Join Jason Osder for an in-depth discussion in this video Using automatic layouts for sitemaps, part of OmniGraffle 5: Creating Web Sitemaps and Wireframes.
Alignment is definitely important for sitemaps, so that they look nice and clean and they communicate effectively. Do you want to try an advanced technique in OmniGraffle that allows you to align your diagram in one step? It also has some creative possibilities that I'd like to explore. This movie is about automatic layouts, which allows you to do both of these things. Let's take a look. I'm starting with a sitemap here, and it has a good deal of content, but it's not very neat-looking. Things that are on the same hierarchical level are all spread out and not really evenly aligned, and we've already seen how to deal with that using various Alignment tools, but now I want to deal with it using Automatic layout.
Watch closely, because this is going to happen quickly. Over here in the Inspectors, I've got my Diagram Layout Inspector, and I want to turn on Automatic layout. Did you see it? Look how quick it laid everything out and aligned. Now, you may not think all of this is perfect, but it is one step to neaten things up. You can now adjust from here if you prefer, say, the heading to be centered directly over the middle and adjust these lines and what have you. There's actually more going on with Automatic layouts though, because you can change, numerically, the Rank Separation.
That's the - in this case, the vertical hierarchy. So, if they're not too far apart, I can make it 1.5 inches and everything adjusts. Object Separation is about the lateral, or horizontal, separation of the items. So, if I take it down to zero, it squeezes together. Remember, each one of these is a group, which is why they're not actually touching. Zero is from the edge of the group to the edge of the group. There's other possibilities available with Automatic layout as well.
For starters, a hierarchical layout can be directional. So, it's traditional to go top-down, but if you want to see what bottom-up looks like, there it is. Now, obviously our line connections would need a little work to make this look good, but you get the idea. You can also go side-to-side, but top-down is standard. Just one more thing here, which is the other layouts available. I like these not because they frequently work for a final sitemap, but because they allow you to look at your content in different ways, which I think can be useful as part of your process.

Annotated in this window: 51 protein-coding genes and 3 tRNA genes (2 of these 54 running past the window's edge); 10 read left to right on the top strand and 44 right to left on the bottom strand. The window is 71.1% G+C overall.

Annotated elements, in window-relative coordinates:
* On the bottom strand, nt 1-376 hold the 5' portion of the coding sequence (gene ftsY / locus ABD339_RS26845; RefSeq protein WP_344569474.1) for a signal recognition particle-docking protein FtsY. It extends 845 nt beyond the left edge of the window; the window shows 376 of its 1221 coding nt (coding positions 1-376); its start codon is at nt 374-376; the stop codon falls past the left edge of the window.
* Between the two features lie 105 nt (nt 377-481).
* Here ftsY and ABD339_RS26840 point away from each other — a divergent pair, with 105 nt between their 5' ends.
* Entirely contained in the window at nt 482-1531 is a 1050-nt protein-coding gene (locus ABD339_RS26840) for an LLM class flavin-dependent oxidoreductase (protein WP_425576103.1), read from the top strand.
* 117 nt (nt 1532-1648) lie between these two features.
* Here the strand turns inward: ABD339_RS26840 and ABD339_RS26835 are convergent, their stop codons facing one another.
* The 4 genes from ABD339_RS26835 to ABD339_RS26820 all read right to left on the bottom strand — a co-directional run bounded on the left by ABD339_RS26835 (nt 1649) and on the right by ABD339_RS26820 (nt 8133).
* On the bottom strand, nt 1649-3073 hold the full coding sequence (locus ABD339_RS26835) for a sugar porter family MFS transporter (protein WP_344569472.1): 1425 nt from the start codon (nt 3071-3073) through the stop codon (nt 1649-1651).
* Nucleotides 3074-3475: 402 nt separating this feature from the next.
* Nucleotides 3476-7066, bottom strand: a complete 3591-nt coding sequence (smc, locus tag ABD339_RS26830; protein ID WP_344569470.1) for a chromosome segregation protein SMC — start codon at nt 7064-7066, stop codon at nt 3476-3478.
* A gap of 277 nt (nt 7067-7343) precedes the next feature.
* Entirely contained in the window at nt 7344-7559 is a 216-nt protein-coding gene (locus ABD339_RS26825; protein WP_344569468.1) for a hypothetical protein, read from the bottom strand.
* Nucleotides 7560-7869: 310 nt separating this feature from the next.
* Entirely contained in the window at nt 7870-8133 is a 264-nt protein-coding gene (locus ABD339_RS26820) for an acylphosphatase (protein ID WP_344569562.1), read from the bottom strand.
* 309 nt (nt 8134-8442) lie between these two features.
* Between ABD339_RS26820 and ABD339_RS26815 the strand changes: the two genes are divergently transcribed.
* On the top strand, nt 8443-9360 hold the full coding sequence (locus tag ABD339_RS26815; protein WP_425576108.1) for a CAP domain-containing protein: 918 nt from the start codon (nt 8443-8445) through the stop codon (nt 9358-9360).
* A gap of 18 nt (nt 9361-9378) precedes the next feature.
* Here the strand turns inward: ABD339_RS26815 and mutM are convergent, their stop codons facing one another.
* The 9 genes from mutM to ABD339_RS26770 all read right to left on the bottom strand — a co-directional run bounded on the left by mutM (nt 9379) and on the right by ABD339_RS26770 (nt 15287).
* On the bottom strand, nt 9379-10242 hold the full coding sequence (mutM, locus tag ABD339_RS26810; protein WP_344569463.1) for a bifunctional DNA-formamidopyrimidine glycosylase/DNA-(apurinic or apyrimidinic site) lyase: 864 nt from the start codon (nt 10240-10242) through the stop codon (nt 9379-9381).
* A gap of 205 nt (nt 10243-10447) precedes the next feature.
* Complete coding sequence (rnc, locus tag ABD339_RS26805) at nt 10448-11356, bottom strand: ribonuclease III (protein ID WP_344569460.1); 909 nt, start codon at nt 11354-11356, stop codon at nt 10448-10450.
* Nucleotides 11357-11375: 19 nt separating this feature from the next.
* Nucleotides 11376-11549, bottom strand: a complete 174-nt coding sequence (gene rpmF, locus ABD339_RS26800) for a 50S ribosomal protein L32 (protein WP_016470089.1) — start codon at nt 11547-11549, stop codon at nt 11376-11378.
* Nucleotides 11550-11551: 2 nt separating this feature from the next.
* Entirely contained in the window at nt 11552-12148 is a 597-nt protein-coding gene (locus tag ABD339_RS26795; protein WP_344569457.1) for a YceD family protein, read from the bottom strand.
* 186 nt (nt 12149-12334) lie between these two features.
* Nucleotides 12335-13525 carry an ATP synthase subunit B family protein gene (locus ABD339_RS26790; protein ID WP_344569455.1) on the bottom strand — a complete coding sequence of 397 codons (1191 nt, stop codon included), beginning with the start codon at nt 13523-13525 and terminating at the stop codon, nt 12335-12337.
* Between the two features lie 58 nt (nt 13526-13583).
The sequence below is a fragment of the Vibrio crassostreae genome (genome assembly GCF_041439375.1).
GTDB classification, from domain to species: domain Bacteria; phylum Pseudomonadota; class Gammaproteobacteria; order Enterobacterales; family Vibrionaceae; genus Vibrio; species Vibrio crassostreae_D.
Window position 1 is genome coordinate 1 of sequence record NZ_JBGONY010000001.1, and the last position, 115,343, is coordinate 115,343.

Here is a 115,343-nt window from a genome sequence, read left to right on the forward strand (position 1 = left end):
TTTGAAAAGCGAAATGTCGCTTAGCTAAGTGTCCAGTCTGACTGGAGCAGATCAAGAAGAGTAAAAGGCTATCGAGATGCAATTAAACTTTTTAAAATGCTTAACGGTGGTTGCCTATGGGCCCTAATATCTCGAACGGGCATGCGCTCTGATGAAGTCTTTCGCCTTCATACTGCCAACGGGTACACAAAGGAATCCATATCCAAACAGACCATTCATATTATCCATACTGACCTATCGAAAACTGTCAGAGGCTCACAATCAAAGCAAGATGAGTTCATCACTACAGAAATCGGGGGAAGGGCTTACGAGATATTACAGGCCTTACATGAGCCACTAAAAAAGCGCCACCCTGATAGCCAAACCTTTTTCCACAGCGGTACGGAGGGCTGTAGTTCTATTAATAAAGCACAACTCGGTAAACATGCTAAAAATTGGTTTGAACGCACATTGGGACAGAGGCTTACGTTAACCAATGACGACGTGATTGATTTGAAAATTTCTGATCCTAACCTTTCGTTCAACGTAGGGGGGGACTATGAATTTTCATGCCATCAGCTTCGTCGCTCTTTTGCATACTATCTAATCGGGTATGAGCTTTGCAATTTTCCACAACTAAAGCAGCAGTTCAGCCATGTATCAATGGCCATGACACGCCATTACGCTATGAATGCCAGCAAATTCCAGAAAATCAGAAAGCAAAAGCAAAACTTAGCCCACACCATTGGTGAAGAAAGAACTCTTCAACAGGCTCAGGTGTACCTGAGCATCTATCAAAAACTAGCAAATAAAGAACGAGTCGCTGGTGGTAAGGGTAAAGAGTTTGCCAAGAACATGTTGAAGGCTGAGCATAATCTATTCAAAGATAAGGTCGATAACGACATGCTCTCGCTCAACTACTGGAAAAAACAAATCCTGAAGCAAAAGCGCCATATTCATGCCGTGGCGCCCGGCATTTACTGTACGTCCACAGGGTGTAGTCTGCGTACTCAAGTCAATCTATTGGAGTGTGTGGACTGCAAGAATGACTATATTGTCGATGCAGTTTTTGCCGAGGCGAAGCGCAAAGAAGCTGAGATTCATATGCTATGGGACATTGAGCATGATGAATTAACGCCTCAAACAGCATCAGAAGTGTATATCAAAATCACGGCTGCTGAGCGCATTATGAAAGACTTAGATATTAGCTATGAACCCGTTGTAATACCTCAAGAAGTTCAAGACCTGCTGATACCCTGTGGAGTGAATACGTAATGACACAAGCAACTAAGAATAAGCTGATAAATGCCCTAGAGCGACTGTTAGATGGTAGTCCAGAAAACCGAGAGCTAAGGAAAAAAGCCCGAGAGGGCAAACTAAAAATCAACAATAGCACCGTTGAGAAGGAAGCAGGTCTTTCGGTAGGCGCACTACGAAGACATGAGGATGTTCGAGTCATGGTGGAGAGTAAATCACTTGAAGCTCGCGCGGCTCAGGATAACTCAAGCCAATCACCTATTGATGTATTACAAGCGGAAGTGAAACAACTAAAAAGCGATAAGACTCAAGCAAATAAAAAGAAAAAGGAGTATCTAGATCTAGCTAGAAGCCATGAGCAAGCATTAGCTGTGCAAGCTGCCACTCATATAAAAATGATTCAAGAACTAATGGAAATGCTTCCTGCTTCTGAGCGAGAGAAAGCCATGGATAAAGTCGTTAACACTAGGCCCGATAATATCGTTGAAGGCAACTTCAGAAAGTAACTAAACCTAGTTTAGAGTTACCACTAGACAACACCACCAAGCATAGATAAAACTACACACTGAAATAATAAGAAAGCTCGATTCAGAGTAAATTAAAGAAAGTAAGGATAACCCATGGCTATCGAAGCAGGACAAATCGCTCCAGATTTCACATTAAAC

So, look at these other layout types; Force-directed, and you have different controls with each, so I can make the line shorter and bring this in. This is what's called a Circular layout, and you can control the line length, and you also have a Radial layout. So as I said, these alternate looks are probably not as useful for sitemapping as the traditional hierarchical, but they are a way to play with your content and your sitemap to see if it looks better a different way, or even just teaches you something about the weight of your content.
Automatic layouts are a great way to make global layout tweaks. They don't give you as much fine control as alignment, but they interact with the entire diagram, setting up different layouts in one step. I find this extremely useful in my sitemap development process.
- Developing for interactive media
- Using shapes and lines for information architecture
- Working with text
- Using and customizing stencils
- Aligning, grouping, and locking objects
- Using automatic layouts for sitemaps
- Positioning content elements
- Iterating wireframes based on feedback
- Wireframing for mobile devices